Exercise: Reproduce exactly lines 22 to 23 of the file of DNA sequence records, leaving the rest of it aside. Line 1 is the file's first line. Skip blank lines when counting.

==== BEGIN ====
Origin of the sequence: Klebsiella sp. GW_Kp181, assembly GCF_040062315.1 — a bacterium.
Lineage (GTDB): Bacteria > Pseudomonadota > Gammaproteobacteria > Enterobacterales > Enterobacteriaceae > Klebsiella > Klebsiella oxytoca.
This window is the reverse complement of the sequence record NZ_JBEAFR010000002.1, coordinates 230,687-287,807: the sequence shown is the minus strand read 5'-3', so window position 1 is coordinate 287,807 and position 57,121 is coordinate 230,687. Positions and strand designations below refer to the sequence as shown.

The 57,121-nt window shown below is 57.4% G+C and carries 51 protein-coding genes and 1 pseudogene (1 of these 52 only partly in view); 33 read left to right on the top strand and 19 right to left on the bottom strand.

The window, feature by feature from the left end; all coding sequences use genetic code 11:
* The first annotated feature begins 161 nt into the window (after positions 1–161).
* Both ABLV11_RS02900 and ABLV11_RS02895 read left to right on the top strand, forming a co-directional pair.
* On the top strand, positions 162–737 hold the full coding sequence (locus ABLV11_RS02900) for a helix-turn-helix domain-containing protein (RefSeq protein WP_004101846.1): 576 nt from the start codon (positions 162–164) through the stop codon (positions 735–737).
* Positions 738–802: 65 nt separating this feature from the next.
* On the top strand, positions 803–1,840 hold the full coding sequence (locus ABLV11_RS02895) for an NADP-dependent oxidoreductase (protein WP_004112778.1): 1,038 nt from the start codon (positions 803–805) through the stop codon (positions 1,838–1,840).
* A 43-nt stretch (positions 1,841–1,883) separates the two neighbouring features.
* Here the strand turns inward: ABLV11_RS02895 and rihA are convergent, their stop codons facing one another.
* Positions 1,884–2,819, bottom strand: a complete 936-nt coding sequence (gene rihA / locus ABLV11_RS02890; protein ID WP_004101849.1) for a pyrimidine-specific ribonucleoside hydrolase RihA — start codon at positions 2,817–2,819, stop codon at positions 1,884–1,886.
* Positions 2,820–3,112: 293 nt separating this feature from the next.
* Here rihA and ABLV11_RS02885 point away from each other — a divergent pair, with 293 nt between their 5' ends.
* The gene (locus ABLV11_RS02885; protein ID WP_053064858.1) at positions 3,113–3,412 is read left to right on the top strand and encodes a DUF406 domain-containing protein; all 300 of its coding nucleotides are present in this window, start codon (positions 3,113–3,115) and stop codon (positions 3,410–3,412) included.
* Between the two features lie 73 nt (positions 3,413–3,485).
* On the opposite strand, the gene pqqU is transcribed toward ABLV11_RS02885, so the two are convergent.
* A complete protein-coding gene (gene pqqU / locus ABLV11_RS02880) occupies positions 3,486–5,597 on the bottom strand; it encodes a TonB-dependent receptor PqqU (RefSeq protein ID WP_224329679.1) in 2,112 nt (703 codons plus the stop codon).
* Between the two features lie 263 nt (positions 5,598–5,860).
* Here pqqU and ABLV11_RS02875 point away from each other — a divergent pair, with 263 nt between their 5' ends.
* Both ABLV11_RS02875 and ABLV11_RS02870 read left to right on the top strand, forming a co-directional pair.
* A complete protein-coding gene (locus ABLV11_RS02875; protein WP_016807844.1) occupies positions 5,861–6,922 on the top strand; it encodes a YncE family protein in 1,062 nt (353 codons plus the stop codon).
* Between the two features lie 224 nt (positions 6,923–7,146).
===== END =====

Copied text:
* Both ABLV11_RS02875 and ABLV11_RS02870 read left to right on the top strand, forming a co-directional pair.
* A complete protein-coding gene (locus ABLV11_RS02875; protein WP_016807844.1) occupies positions 5,861–6,922 on the top strand; it encodes a YncE family protein in 1,062 nt (353 codons plus the stop codon).